Clint Frazier’s Value to the Yankees
As the trade deadline approaches, Clint Frazier’s name will begin to appear mot in rumors as the Yankees seek to secure a frontline starting pitcher to help them play deep into October. While trading Frazier in the right deal would be a reasonable approach, it is important to recognize where Frazier fits into the current Yankee team. Most of the thinking around Frazier and the Yankees is essentially that the young outfielder has demonstrated he can hit very well at the big league level, but with Aaron Judge and Giancarlo Stanton in the corner outfield positions, Brett Gardner playing well and the Yankees likely to exercise their option on Edwin Encarnacion for next year, there is no room for Frazier. This thinking makes some sense at first glance, but it is looking at the Frazier question from the wrong end of the telescope.
The more realistic position on Frazier is that because Stanton and Judge are injury prone and because of Encarnacion’s age, the Yankees will likely need Frazier in 2020. The only reasons Frazier has not played a continued role for the Yankees this year are because Encarnacion became available almost for nothing, because Brett Gardner has, thus far, been enjoying a very strong 2019 and because Frazier has been a very poor defensive outfielder. A key number to remember regarding Frazier is that Judge has been a big league star since 2017, but has only played more than 140 games in that one year. He will not come close to that in 2019. Similarly, Stanton has only played in 120 games or more twice since 2015 and will probably not play in even fifty games this year. It is therefore very likely that one, or both, of these players will miss substantial time in 2020 and beyond, thus creating a clear role for Frazier in the Yankees future. Similarly, the Yankees may not want to plan around a 37 year old DH who, while still having some value, is clearly in the decline phase of his career.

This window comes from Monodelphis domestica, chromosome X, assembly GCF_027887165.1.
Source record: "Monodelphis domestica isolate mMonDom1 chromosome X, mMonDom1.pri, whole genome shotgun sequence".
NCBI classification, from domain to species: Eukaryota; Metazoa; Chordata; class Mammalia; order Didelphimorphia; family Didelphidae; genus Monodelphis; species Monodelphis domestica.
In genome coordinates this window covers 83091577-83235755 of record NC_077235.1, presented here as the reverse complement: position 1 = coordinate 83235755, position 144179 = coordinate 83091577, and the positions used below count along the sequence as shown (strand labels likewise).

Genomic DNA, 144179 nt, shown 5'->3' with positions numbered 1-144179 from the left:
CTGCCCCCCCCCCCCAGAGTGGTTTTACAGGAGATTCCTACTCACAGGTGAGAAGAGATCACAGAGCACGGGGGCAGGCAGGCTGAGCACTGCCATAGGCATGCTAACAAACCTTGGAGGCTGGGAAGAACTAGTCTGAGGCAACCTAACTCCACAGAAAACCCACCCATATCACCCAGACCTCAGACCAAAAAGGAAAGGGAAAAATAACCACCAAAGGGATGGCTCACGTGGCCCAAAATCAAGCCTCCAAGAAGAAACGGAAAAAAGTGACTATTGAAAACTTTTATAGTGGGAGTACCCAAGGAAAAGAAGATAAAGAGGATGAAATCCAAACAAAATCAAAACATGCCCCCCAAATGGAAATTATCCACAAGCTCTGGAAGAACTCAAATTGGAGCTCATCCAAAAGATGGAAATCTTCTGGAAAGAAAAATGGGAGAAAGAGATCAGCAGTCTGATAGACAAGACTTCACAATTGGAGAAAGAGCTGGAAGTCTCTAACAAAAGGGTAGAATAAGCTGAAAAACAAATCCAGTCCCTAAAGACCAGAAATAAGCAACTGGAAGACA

Very few players are, or should be, untouchable; and Frazier does not come close to that threshold. If Frazier can bring the Yankees an ace who can help them win the World Series this year, it may be necessary to trade him. However, viewing Frazier as a spare part who can be traded away at no real cost or as somebody to trade for a middle of the rotation starter would be a major miscalculation.
The unspoken context for Frazier is the question of what can be expected from Giancarlo Stanton in the future. Stanton, who will turn 30 shortly after the conclusion of the World Series, is signed through 2027 and will earn between $25 and $32 million every year between now and then. The extent to which it will be difficult to move Stanton cannot be overstated. Because of his contract, there is probably not a team in baseball that would take Stanton, even if they didn’t have to give up anything in return. This leaves the Yankees little option but to hope he stays healthy and productive, something that has been a challenge for the injury plagued outfielder.
If Stanton cannot stay healthy enough to play even 120 games a year there will plenty of opportunity for Frazier to play when Stanton or Judge is hurt and to get some time at DH. The more complicated problem for the Yankees if that Frazier will likely soon be a more productive hitter than Stanton. If Frazier continues to build on his 2019 production and to improve his outfield defense-something that should not be all that difficult-and Stanton begins to slow down due to aging and all these nagging injuries, the young outfielder will probably surpass the older Stanton soon. Stanton’s 130 OPS+ in 2018 was better than Frazier’s 119 OPS+ thus far this year, but if Stanton ends up this year close to the 126 OPS+ he produced in the nine games he has played thus far, the gap between the two will be very small and the trend in a direction that favors Frazier.
Given Stanton’s contract, this creates a real problem for the Yankees. Keeping Stanton around as an oft-injured de facto fourth outfielder will be a humiliation to the Yankees ownership and remind fans and observers of the worst excesses of the George Steinbrenner period. However, having Frazier outhit Stanton while the former plays for another team and the latter has a long and lucrative period of decline with the Yankees, will not be great for the Yankees either.
Photo: cc/Keith Allison